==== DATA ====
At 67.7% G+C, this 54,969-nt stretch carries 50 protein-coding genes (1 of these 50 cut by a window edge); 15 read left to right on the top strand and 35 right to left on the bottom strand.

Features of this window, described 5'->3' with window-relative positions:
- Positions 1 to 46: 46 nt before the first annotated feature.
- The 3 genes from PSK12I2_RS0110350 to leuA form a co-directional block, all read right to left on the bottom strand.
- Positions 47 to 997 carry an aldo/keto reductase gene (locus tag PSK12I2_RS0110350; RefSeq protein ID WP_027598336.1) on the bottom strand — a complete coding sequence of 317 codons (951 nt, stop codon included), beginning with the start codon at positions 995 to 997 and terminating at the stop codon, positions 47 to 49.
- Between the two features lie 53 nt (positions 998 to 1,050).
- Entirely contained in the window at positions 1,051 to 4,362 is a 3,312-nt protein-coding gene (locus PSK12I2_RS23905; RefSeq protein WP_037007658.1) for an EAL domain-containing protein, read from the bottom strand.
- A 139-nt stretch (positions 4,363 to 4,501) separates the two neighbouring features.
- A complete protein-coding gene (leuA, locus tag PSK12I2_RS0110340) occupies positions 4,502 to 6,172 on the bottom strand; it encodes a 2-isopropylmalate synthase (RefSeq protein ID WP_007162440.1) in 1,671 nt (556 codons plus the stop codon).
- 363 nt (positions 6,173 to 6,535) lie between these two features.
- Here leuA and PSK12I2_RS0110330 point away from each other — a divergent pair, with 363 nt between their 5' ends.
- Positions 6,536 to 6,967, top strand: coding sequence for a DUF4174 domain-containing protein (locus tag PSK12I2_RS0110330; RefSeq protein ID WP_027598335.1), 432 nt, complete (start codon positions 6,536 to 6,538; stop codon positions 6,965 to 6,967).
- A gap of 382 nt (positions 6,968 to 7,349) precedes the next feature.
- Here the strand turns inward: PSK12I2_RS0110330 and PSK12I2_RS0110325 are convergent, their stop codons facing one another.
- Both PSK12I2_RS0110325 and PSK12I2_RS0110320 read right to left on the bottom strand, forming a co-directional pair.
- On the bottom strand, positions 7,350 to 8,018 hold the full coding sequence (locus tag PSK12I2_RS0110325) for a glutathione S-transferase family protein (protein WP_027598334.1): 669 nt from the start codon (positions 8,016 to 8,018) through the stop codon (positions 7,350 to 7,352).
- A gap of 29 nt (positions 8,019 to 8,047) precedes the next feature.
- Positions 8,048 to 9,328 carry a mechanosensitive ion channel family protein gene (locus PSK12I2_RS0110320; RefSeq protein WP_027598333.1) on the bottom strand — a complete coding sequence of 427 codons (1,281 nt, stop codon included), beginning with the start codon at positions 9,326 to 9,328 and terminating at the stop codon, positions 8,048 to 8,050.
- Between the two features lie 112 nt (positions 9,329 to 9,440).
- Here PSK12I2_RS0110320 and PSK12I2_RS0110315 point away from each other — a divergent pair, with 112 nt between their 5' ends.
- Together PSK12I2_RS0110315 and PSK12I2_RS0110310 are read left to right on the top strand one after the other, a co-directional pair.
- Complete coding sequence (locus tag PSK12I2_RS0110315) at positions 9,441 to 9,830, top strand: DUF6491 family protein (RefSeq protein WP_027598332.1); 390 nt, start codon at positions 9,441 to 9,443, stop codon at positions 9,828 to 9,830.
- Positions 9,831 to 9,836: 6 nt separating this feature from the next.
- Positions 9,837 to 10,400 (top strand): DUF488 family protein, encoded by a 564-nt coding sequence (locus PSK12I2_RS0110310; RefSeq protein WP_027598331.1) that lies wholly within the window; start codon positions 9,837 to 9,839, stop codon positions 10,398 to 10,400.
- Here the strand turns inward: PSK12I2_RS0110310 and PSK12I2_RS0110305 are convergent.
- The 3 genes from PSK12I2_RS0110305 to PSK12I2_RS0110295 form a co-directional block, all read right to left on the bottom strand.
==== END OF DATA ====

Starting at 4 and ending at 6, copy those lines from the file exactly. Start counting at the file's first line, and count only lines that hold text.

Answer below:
- The 3 genes from PSK12I2_RS0110350 to leuA form a co-directional block, all read right to left on the bottom strand.
- Positions 47 to 997 carry an aldo/keto reductase gene (locus tag PSK12I2_RS0110350; RefSeq protein ID WP_027598336.1) on the bottom strand — a complete coding sequence of 317 codons (951 nt, stop codon included), beginning with the start codon at positions 995 to 997 and terminating at the stop codon, positions 47 to 49.
- Between the two features lie 53 nt (positions 998 to 1,050).